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Preclinical and Clinical Characteristics of the Trichuricidal Drug Oxantel Pamoate and Clinical Development Plans: A Review

Abstract

Soil-transmitted helminths (Ascaris lumbricoides, hookworm and Trichuris trichiura) infect about one-fifth of the world’s population. The currently available drugs are all highly efficacious against A. lumbricoides. However, they are only moderately efficacious against hookworm and poorly efficacious against T. trichiura. Oxantel, a tetrahydropyrimidine derivative discovered in the 1970s, has recently been brought back to our attention given its high efficacy against T. trichiura infections (estimated 76% cure rate and 85% egg reduction rate at a 20 mg/kg dose). This review summarizes the current knowledge on oxantel pamoate and its use against T. trichiura infections in humans. Oxantel pamoate acts locally in the human gastrointestinal tract and binds to the parasite’s nicotinic acetylcholine receptor (nAChR), leading to a spastic paralysis of the worm and subsequent expulsion. The drug is metabolically stable, shows low permeability and low systemic bioavailability after oral use. Oxantel pamoate was found to be safe in humans, with only a few mild adverse events reported. Several clinical trials have investigated the efficacy of this drug against T. trichiura and suggest that oxantel pamoate is more efficacious against T. trichiura than the currently recommended drugs, which makes it a strong asset to the depleted drug armamentarium and could help delay or even prevent the development of resistance to existing drugs. We highlight existing data to support the use of oxantel pamoate against T. trichiura infections.

FormalPara Key Points
Oxantel pamoate is a safe and efficacious drug against Trichuris trichiura infections.
Oxantel pamoate is metabolically stable, shows low permeability and low systemic bioavailability after oral use.
The use of this drug in preventive chemotherapy as a combination treatment (e.g. with pyrantel pamoate) could greatly improve the success of this control strategy and prevent or postpone the development of resistance to benzimidazoles.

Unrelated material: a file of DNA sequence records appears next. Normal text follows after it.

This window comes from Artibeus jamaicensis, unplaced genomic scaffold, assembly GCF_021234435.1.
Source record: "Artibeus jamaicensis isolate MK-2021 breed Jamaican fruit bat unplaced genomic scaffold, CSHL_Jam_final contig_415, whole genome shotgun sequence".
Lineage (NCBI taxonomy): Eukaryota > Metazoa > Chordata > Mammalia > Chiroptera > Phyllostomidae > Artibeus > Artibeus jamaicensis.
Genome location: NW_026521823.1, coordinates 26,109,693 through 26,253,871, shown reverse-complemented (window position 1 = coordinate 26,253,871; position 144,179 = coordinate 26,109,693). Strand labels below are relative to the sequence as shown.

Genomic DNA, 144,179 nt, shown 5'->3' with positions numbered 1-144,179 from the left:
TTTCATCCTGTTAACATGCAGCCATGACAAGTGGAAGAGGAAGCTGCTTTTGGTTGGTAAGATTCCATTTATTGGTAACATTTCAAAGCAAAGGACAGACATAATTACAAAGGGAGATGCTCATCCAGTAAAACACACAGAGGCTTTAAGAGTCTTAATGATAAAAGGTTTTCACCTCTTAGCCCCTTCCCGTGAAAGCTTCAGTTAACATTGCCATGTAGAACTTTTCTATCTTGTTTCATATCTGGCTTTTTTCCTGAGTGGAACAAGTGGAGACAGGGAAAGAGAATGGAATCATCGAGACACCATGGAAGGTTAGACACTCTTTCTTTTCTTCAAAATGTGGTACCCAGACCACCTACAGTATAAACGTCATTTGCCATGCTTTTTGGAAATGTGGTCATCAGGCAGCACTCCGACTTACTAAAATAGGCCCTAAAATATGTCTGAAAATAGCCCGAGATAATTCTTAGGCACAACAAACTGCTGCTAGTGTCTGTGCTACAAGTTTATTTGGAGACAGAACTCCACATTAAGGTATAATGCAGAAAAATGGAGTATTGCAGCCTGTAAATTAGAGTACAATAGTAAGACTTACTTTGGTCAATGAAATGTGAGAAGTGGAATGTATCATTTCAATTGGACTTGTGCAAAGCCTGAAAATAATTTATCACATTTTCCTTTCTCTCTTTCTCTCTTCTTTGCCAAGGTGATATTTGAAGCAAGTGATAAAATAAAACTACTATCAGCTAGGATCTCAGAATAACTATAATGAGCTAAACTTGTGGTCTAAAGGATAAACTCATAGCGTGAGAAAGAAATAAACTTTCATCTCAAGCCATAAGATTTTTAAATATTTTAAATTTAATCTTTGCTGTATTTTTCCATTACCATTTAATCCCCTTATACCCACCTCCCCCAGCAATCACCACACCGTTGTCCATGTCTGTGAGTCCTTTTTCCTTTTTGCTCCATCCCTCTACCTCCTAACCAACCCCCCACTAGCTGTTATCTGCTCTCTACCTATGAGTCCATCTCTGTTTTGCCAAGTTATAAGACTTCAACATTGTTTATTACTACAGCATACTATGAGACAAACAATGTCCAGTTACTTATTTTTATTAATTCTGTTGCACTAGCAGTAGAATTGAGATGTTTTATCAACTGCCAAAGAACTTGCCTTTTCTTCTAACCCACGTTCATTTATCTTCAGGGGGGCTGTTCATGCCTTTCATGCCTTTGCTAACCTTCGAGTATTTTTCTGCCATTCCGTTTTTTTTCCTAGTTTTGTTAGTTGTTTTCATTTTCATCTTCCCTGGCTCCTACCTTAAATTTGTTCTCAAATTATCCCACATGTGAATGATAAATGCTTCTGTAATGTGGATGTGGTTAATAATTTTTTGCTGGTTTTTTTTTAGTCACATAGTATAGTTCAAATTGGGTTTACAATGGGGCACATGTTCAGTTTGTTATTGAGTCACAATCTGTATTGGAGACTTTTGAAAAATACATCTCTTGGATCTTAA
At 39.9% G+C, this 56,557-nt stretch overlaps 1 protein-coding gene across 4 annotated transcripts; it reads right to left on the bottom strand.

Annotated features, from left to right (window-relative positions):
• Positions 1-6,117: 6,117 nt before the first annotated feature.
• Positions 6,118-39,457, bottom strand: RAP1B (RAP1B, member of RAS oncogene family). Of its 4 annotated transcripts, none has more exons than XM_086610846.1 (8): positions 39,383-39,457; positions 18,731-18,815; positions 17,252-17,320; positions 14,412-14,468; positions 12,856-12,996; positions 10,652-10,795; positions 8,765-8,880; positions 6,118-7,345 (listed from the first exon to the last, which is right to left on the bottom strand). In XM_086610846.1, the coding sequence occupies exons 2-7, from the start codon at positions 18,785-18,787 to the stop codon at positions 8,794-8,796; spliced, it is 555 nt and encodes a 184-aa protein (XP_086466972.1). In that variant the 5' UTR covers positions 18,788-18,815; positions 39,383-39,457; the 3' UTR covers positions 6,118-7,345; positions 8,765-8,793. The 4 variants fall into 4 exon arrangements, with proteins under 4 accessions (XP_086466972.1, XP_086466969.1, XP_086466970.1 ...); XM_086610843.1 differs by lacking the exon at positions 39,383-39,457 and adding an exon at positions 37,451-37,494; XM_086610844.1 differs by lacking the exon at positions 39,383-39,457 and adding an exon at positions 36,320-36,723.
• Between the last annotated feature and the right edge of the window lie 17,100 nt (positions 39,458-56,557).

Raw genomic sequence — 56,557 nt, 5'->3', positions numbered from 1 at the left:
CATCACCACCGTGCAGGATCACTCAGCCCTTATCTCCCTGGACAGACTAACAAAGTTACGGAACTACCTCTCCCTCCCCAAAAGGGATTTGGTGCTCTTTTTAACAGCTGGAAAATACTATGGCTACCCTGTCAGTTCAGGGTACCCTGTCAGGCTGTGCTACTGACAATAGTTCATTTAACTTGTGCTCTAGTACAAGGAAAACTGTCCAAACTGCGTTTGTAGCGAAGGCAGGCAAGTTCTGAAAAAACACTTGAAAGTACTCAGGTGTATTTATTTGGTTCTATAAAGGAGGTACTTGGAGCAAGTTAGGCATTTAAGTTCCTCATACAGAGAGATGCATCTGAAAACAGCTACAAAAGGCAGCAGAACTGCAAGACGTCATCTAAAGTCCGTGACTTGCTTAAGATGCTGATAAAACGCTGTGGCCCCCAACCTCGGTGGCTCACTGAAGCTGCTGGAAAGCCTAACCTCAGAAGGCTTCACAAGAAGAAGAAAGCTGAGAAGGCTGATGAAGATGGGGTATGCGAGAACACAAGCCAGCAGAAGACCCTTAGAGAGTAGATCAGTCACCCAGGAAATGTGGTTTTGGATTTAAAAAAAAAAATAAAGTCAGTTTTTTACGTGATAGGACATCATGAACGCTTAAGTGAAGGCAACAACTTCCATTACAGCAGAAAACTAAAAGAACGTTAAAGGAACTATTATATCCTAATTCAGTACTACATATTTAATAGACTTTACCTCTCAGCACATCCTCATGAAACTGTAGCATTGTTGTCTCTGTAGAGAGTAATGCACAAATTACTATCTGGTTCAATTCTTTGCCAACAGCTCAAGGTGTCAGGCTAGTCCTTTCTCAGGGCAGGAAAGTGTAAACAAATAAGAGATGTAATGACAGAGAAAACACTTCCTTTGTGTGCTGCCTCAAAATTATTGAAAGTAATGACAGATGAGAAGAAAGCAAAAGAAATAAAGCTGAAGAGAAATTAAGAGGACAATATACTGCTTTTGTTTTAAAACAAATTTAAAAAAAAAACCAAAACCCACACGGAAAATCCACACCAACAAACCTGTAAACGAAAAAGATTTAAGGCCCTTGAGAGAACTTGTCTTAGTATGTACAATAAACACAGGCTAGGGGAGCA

Background

Soil-transmitted helminths (Ascaris lumbricoides, hookworm and Trichuris trichiura) are the most widespread parasites in the world. They are most common in the poorest regions of the globe where education and access to sanitation and clean water are limited [1]. Soil-transmitted helminthiasis can lead to severe health consequences, particularly in children. For example, heavy infections with T. trichiura are often associated with chronic iron-deficiency anemia, chronic mucoid diarrhea, rectal bleeding, rectal prolapse, and finger clubbing in adults and children. Even mild infections with T. trichiura may be accompanied by growth retardation in children, while heavy infections may be linked to severe malnutrition and growth stunting [2].

Currently, the main control strategy used against these intestinal parasites is preventive chemotherapy, i.e. the regular distribution of a single dose of anthelminthic drugs to at-risk groups without prior diagnosis [3]. From 2010 to 2015, this low-cost strategy averted an estimated 44% of the disability-adjusted life-years (DALYs) in children [4]. However, the currently used drugs (usually mebendazole and albendazole) are not equally efficacious against all soil-transmitted helminth species [5]. Although these drugs are highly efficacious against A. lumbricoides, resulting in a 10% decline in its prevalence over the last years, they are only moderately efficacious against hookworm and poorly efficacious against T. trichiura [2]. Despite not being used as regularly as the benzimidazoles alone, levamisole, pyrantel pamoate and albendazole-ivermectin are also recommended by the World Health Organization (WHO) against soil-transmitted helminths (Table 1) [6]. However, with the exception of albendazole-ivermectin, no monotherapy drugs show acceptable efficacy (i.e. an egg reduction rate (ERR) > 90% based on the target product profile for drugs to be used for soil-transmitted helminths) when used as a single dose against T. trichiura infections [5, 7].

Table 1 Recommended preventive chemotherapy drugs (single-dose) and their efficacy against soil-transmitted helminth infections

An alternative anthelminthic compound discovered in the 1970s and known to be highly efficacious against T. trichiura is oxantel pamoate. Oxantel pamoate is a tetrahydropyrimidine derivative (Fig. 1) that has been marketed for veterinary use in non-rodent species for several decades as an oral formulation at single doses of 55 mg/kg in dogs. Several drugs containing oxantel are currently commercialized by different pharmaceutical companies, for both veterinary and human use (Table 2).